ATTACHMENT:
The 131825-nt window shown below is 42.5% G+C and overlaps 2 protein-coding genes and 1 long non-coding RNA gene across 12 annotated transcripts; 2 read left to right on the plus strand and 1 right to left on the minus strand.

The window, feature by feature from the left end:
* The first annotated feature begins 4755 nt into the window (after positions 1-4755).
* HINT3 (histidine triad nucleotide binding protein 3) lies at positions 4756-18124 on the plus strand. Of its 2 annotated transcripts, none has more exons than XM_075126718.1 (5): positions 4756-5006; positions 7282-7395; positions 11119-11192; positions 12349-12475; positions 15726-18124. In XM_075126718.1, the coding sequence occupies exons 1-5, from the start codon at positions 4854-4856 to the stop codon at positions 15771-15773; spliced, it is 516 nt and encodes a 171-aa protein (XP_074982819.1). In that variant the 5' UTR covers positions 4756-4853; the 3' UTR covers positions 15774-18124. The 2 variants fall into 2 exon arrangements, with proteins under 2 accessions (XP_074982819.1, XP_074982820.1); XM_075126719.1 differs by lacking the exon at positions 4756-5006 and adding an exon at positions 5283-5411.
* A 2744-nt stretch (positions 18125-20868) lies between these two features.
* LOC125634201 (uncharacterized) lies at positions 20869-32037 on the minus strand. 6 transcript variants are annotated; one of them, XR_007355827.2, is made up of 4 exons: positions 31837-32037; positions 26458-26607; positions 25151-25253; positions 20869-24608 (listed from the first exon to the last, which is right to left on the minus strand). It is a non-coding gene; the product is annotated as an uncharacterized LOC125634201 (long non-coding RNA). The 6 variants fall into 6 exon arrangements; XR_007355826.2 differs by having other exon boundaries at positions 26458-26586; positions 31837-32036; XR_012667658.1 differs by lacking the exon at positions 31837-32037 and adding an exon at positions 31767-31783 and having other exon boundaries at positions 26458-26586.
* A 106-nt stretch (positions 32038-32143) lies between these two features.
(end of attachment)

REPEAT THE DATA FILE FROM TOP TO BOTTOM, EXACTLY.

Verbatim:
The 131825-nt window shown below is 42.5% G+C and overlaps 2 protein-coding genes and 1 long non-coding RNA gene across 12 annotated transcripts; 2 read left to right on the plus strand and 1 right to left on the minus strand.

The window, feature by feature from the left end:
* The first annotated feature begins 4755 nt into the window (after positions 1-4755).
* HINT3 (histidine triad nucleotide binding protein 3) lies at positions 4756-18124 on the plus strand. Of its 2 annotated transcripts, none has more exons than XM_075126718.1 (5): positions 4756-5006; positions 7282-7395; positions 11119-11192; positions 12349-12475; positions 15726-18124. In XM_075126718.1, the coding sequence occupies exons 1-5, from the start codon at positions 4854-4856 to the stop codon at positions 15771-15773; spliced, it is 516 nt and encodes a 171-aa protein (XP_074982819.1). In that variant the 5' UTR covers positions 4756-4853; the 3' UTR covers positions 15774-18124. The 2 variants fall into 2 exon arrangements, with proteins under 2 accessions (XP_074982819.1, XP_074982820.1); XM_075126719.1 differs by lacking the exon at positions 4756-5006 and adding an exon at positions 5283-5411.
* A 2744-nt stretch (positions 18125-20868) lies between these two features.
* LOC125634201 (uncharacterized) lies at positions 20869-32037 on the minus strand. 6 transcript variants are annotated; one of them, XR_007355827.2, is made up of 4 exons: positions 31837-32037; positions 26458-26607; positions 25151-25253; positions 20869-24608 (listed from the first exon to the last, which is right to left on the minus strand). It is a non-coding gene; the product is annotated as an uncharacterized LOC125634201 (long non-coding RNA). The 6 variants fall into 6 exon arrangements; XR_007355826.2 differs by having other exon boundaries at positions 26458-26586; positions 31837-32036; XR_012667658.1 differs by lacking the exon at positions 31837-32037 and adding an exon at positions 31767-31783 and having other exon boundaries at positions 26458-26586.
* A 106-nt stretch (positions 32038-32143) lies between these two features.